Lubbock Avalanche Journal
State Rep. Dustin Burrows, R-Lubbock, recently filed legislation designed to provide assistance to law enforcement officers in the state who are injured in the line of duty. Burrows’ two bills are designed to provide injured lawmen with a liaison to help them negotiate medical coverage with the state’s workers’ compensation program.
It’s not that injured law enforcement officers aren’t covered by workers’ comp, but dealing with the program without some knowledgeable assistance can leave them and their families with the arduous task of obtaining needed medical care and medications. Many people have experienced difficulties in dealing with insurance companies, and negotiating with a government agency can make it even tougher. Burrows’ bills are aimed at alleviating the stress of wading through what can be a mountain of red tape and paperwork.
Some local and area law enforcement officers and their families have described the problems they have encountered in trying to get their medical claims accepted. The process has often left them with more questions than answers as to why in some cases medical care and medications have been denied. That has heaped even more stress upon them as they continue to deal with their physical problems.
One of the more disheartening cases involved Amarillo police officer Justin Scherlen, who was severely injured in a traffic accident while on duty in 2015. Scherlen underwent multiple surgeries and procedures, then developed an infection that required a specific medication that cost $15,000 for a 30-day supply. Workers’ comp would not approve the high-priced drug, and Scherlen eventually died from complications of his injuries.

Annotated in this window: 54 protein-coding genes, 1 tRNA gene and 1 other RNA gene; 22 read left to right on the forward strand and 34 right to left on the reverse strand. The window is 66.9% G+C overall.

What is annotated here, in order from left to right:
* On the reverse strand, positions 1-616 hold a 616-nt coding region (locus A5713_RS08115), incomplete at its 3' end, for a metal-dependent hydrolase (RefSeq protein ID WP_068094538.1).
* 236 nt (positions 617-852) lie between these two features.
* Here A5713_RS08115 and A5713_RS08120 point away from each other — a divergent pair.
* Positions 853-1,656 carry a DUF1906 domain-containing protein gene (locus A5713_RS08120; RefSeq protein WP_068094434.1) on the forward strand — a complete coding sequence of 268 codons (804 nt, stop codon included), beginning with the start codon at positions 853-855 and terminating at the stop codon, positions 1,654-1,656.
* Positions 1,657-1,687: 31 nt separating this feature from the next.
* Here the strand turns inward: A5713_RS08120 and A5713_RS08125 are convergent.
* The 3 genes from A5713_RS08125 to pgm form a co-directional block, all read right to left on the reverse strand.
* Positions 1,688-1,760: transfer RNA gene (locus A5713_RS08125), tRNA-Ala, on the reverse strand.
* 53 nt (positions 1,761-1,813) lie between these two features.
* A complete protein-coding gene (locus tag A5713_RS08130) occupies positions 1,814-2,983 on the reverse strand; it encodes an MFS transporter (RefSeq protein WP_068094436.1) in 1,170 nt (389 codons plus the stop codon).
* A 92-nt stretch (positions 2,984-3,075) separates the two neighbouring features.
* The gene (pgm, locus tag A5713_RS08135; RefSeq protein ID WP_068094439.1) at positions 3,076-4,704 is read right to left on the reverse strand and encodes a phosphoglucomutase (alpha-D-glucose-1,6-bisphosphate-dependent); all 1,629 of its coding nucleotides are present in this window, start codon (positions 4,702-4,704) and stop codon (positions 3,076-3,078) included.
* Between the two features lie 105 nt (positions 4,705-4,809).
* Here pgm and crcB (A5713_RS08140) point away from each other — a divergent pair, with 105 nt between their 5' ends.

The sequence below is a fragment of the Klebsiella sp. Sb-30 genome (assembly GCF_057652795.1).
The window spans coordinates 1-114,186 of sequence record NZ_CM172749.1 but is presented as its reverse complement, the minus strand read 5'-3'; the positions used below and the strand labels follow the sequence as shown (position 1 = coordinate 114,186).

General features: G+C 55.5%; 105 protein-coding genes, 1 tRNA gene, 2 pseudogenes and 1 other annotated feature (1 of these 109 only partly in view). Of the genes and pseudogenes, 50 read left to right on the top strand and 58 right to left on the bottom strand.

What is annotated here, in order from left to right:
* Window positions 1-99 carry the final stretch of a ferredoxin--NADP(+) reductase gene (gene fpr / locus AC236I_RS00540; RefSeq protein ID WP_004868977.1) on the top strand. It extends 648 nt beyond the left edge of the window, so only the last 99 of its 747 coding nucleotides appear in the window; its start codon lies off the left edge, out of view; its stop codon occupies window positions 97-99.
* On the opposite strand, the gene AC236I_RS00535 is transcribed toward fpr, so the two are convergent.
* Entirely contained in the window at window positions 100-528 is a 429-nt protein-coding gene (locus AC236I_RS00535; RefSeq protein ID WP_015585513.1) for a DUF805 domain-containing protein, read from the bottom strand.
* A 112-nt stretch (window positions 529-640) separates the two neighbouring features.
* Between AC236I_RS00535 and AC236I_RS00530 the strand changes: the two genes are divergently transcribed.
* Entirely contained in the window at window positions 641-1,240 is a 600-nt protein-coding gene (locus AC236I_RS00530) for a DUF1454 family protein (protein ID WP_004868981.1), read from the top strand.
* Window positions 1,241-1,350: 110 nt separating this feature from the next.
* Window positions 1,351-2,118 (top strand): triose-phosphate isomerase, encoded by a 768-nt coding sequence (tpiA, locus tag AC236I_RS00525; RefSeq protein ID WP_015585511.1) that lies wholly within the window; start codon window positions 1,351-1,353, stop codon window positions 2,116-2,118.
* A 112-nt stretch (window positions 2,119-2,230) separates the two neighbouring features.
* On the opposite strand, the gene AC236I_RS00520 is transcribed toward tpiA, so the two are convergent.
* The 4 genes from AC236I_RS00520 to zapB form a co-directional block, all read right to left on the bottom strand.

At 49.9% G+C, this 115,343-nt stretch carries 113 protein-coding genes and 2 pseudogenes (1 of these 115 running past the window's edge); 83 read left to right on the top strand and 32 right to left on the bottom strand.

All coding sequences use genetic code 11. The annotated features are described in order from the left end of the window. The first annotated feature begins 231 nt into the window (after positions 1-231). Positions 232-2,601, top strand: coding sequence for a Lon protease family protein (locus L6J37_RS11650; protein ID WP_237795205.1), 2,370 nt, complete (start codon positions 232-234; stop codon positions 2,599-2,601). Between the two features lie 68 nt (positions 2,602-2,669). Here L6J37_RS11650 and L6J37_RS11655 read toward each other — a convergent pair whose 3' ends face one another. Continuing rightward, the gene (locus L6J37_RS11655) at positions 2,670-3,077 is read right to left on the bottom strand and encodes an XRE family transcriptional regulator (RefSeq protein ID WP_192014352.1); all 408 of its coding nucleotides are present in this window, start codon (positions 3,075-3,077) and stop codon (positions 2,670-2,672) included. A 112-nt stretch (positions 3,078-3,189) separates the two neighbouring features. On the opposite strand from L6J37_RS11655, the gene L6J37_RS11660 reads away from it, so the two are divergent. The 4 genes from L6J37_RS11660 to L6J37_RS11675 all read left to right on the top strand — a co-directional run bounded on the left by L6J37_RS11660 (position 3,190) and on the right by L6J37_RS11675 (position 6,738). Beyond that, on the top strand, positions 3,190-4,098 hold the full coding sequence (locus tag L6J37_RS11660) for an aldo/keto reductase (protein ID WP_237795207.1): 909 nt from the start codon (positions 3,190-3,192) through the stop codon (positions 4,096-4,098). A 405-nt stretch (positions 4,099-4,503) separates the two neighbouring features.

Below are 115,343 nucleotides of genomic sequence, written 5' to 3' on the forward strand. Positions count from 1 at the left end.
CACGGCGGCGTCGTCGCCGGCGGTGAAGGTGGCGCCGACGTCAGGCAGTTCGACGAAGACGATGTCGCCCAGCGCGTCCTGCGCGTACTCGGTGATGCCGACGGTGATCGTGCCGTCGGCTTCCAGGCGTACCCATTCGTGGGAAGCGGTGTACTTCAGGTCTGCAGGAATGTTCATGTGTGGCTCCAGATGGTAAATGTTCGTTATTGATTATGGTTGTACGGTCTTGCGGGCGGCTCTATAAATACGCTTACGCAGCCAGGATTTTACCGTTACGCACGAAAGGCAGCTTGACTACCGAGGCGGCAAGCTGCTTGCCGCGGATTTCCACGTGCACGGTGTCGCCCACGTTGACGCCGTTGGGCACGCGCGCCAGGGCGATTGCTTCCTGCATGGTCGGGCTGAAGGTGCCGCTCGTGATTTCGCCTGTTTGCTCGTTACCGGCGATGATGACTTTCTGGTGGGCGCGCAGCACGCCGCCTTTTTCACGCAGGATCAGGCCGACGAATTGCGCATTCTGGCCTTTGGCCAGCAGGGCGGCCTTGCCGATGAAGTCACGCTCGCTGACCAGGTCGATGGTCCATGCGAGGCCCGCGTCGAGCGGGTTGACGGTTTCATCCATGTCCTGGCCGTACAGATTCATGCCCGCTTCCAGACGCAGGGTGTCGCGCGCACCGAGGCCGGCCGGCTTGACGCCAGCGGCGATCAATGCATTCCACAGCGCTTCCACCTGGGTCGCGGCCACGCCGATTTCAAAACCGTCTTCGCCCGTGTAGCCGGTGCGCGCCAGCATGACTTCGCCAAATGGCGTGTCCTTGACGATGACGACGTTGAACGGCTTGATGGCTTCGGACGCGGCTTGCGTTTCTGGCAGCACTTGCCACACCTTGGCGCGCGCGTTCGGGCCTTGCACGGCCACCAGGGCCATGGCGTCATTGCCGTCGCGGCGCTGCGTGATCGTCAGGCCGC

Scherlen’s wife, Jessica, said the family had a caseworker helping them with the workers’ comp process and was appreciative of her efforts, but she was unable to wade through all the red tape. The news of Burrows’ bills gave Jessica Scherlen, as well as other injured officers and their families, hope that something could be put in place to help future victims.
We applaud Burrows for recognizing that something has to be done in this regard. After all, our law enforcement officers on all levels put their lives on the line every day in making the world in which we live a safer place. We owe them more than any sort of compensation that can be directed toward them.
Our question is why hasn’t something like Burrows’ legislation been addressed before. This legislation will go a long way toward easing the stress and concerns officers and their families encounter in dealing with government red tape. We regard Burrows’ bills as no-brainers and urge the Legislature to act on this immediately. After all, we owe it to our law enforcement community.